- Renewables face an uncertain future in the election win of Scott Morrison led conservation coalition
- Morrison has been a supporter of coal industry and his government has made it clear it won’t look at extending or introducing a new RET policy once the present one officially runs its course in 2020
- RenewEconomy says states and their seriousness in pursuing their renewables target along with AEMO’s efforts to push for its Integrated System Plan and corporates choosing renewable power will be crucial for the local renewables market
The surprising victory of the Scott Morrison headed Australian conservative coalition at Australia’s recent elections has definitely not come as good news for the country’s renewables sector. While the opposition Labor party, that tried to make votes believe it was a climate change election, is still figuring out what went wrong and the next immediate steps, the solar industry has to get used to the fact and work out a strategy that it has deal with an anti-renewables government for the next three years.
Giles Parkinson of RenewEconomy described the feeling as a ‘sense of emptiness’. “In 2019, with a re-elected Morrison government, there is no policy back-stop. The renewable energy target is effectively met, and while the mechanism stays in place for another 10 years, as designed, there is no further investment signal, in price or in purpose,” wrote Parkinson in an article following the news of the coalition win. “The coalition simply has no coherent energy policy. Its focus will quickly turn to a grab-bag of talking points and various “mega” projects such as Adani, the Snowy 2.0 pumped hydro scheme and Tasmania’s “battery of the nation” project.”
Need for renewables
In its Integrated System Plan, the Australian Energy Market Operator (AEMO) expects energy security to be supported by new flexible, dispatchable resources at utility scale in the near future in the country. It sees wind, solar, storage, and hydro replacing around 70% of the country’s coal power capacity that’s set to retire by 2035.
In an April 2019 report, the Clean Energy Council (CEC) said the country had more than 14.5 GW large-scale renewable energy capacity either under construction or financially committed as of 2018-end. The country is easily going to meet its Renewable Energy Target (RET) of 33,000 GWh of clean energy much ahead of the 2020 schedule. However, the CEC called on policymakers to have a long-term energy policy at federal level to keep the momentum going (see 2018-End: 14.5 GW Australia RE Capacity Committed).
Originally, the country was targeting 41,000 GWh of renewable energy but the ruling party, then headed by Tony Abbott, brought it down to 33,000 GWh. While opposition Labour Party promised a 50% renewable energy target by 2030 in case it formed the government, Angus Taylor, Minister of Energy in the Scott Morrison government before the elections, confirmed in September 2018 that his government had no plans to replace or extend the RET once it is achieved. Instead, the Morrison camp is more inclined towards hydro power than wind or solar.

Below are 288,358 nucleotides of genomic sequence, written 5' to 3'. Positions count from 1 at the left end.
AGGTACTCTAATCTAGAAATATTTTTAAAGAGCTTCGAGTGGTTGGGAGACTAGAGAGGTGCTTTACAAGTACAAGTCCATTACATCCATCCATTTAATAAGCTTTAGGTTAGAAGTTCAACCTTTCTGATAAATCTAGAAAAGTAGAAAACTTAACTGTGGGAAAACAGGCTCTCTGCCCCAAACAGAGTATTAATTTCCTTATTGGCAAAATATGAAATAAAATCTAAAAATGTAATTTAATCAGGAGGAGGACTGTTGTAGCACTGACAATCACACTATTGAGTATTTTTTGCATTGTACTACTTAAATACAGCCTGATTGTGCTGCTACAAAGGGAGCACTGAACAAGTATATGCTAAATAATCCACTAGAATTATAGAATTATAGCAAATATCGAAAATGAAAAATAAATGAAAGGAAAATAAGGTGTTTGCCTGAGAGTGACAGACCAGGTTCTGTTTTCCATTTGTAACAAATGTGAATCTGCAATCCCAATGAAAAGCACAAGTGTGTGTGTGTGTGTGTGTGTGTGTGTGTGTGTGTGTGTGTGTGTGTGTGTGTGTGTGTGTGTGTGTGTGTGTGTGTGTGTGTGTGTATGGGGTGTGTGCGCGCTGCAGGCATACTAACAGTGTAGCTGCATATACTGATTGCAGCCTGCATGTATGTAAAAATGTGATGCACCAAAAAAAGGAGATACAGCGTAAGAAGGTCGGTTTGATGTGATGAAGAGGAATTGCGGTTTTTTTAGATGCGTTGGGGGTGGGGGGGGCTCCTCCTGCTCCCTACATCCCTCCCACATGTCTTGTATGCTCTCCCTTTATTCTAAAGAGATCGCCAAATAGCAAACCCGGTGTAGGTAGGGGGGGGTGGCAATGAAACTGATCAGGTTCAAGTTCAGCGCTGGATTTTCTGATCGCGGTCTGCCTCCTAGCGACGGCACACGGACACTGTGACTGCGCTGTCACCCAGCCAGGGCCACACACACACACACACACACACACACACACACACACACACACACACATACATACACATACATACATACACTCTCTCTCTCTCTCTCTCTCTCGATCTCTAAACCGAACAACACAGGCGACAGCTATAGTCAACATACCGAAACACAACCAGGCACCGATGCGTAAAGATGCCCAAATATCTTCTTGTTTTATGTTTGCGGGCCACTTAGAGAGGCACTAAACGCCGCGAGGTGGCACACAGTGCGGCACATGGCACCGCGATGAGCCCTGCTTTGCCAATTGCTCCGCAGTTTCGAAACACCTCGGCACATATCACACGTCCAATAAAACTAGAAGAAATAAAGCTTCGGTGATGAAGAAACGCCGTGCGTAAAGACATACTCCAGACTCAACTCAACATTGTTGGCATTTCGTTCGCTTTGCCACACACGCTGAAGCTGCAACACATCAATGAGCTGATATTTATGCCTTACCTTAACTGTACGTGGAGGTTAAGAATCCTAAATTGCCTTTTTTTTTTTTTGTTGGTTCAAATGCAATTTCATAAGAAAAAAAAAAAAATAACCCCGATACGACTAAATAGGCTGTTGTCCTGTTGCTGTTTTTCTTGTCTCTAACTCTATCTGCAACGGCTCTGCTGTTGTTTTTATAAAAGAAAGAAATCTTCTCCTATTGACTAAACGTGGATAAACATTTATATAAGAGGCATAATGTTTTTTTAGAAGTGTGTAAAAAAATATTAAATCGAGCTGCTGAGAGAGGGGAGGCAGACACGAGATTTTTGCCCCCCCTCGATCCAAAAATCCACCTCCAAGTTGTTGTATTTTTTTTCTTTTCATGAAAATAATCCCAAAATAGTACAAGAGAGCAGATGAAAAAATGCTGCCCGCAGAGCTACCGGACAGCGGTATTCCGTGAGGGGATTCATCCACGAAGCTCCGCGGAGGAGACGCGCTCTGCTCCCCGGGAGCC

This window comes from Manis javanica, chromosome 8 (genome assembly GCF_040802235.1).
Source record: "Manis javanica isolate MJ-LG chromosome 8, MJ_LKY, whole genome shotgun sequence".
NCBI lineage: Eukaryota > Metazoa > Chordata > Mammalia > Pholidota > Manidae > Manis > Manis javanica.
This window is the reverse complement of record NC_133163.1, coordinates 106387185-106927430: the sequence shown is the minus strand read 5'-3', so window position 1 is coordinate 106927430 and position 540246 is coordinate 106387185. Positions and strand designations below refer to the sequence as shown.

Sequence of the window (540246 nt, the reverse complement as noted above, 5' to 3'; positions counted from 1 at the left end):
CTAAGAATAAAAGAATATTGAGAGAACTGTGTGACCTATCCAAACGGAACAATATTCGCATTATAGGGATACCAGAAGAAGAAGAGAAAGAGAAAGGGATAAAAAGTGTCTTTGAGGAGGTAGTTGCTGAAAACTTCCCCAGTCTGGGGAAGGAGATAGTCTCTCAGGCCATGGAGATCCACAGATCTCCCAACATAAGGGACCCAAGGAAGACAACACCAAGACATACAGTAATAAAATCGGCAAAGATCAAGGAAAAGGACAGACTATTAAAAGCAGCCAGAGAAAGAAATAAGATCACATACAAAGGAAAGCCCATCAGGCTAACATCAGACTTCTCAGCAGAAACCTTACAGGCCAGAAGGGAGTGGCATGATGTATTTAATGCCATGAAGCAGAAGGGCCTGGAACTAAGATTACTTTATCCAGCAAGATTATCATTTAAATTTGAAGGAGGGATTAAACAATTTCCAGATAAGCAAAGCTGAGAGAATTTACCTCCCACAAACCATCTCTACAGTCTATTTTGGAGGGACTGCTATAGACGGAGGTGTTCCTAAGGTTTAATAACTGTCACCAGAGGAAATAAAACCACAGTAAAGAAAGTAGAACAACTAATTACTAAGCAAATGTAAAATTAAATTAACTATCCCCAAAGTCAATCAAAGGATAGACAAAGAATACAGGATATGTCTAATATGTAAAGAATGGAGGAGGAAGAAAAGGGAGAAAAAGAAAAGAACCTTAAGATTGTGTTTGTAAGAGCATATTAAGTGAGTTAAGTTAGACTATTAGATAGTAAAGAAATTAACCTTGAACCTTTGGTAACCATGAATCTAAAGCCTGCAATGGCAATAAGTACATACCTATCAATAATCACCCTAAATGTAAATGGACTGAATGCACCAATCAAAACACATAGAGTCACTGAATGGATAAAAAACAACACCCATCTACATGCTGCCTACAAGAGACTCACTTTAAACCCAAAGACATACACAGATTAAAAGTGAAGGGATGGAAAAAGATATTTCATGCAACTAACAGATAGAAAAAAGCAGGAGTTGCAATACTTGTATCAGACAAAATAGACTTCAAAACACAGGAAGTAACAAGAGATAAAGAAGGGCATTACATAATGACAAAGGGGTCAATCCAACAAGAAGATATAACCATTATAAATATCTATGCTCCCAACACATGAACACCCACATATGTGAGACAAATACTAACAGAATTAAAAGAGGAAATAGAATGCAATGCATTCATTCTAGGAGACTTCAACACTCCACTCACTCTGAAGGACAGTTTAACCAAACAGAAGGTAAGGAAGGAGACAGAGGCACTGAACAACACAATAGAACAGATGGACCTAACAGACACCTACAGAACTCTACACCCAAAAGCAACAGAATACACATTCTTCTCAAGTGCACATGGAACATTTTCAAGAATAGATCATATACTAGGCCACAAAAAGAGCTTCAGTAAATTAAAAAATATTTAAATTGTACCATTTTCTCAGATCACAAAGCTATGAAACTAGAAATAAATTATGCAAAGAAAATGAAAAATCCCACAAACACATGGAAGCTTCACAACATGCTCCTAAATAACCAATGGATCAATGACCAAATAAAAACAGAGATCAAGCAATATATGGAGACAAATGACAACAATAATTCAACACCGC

The Morrison government is likely to implement its AUD 3.5 billion ($2.4 billion) Climate Solutions Package announced in February 2019. It entails investment in Snowy Mountains hydro power, allowing community organizations to opt for energy generation and storage projects including solar PV panels and batteries, among others.
Local media has reported recently that the Coal Council of Australia has been lobbying to get the re-elected coal preferring government to not delay approvals for new coal mines and also supported the controversial Adani coal mine project in Queensland.
While the incumbent government looks the other way when it comes to renewables, Parkinson pins hopes on state governments’ efforts to include a larger share of renewable energy in their energy mix, corporate uptake of renewables and the efforts of AEMO in pushing its Integrated System Plan for the future of renewables in the country.
Victoria’s state government in Australia, for example, has just appointed Stan Krpan as the inaugural CEO of its Solar Victoria program. Krpan will lead the implementation of the state’s ‘Solar Homes’ program in his new role. The Solar Homes package is a pretty big thing for the state as it expects 12.5% of its targeted 40% renewable energy share by 2025 to come from household solar (see Stan Krpan to lead Victoria’s Solar Homes Program).
However, Anthony Arrow, an energy and construction expert at Pinsent Masons law firm, wrote in a post on Out-Law.com that things are not so bleak for renewables. “Despite the coalition’s lukewarm support for large-scale solar and wind projects, Australia’s renewable energy market remains strong with continued interest from developers, contractors and investors,” wrote Arrow.